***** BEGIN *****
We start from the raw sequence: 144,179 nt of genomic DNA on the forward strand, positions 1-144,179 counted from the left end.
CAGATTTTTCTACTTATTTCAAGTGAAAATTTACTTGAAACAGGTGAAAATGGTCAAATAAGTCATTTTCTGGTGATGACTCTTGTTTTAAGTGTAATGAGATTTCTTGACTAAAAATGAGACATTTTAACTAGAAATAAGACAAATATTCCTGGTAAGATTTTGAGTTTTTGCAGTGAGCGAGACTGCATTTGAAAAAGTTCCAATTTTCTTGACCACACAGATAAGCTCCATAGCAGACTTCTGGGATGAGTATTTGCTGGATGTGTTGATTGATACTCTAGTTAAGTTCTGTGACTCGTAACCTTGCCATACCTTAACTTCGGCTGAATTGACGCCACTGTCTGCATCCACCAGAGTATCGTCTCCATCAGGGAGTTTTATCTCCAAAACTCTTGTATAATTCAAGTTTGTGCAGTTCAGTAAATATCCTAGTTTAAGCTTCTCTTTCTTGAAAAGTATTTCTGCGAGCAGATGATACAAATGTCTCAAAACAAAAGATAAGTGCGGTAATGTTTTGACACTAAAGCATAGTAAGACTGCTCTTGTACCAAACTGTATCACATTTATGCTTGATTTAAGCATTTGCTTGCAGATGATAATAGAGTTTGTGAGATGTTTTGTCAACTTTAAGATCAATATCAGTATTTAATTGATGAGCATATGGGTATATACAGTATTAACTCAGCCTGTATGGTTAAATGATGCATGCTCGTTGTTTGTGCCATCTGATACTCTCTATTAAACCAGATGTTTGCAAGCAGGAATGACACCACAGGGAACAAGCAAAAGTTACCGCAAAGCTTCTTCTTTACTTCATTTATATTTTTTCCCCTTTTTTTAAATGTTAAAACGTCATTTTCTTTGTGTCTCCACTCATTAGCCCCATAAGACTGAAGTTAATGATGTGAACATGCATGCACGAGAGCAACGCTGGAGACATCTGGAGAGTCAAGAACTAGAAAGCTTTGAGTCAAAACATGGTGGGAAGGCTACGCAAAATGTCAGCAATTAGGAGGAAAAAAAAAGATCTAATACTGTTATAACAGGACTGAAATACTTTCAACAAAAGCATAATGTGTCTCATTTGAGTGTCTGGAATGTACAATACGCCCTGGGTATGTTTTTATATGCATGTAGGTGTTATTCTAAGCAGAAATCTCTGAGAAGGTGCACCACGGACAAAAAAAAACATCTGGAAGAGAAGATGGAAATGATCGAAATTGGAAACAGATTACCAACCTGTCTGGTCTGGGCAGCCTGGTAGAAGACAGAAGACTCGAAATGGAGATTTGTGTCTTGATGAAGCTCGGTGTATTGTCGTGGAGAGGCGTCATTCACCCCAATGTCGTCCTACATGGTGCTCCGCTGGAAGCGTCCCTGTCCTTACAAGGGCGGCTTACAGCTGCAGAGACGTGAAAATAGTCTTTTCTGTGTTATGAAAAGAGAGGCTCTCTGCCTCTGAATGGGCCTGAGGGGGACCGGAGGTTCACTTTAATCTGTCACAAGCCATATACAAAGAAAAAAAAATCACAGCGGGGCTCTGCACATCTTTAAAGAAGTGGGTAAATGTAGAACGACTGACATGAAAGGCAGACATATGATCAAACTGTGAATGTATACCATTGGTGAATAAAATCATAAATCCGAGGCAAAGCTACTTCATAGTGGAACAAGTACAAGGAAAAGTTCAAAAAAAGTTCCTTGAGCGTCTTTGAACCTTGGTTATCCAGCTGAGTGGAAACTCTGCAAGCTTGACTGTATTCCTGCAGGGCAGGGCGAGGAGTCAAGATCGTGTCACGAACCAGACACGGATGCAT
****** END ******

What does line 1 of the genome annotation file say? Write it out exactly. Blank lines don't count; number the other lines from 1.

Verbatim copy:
We start from the raw sequence: 144,179 nt of genomic DNA on the forward strand, positions 1-144,179 counted from the left end.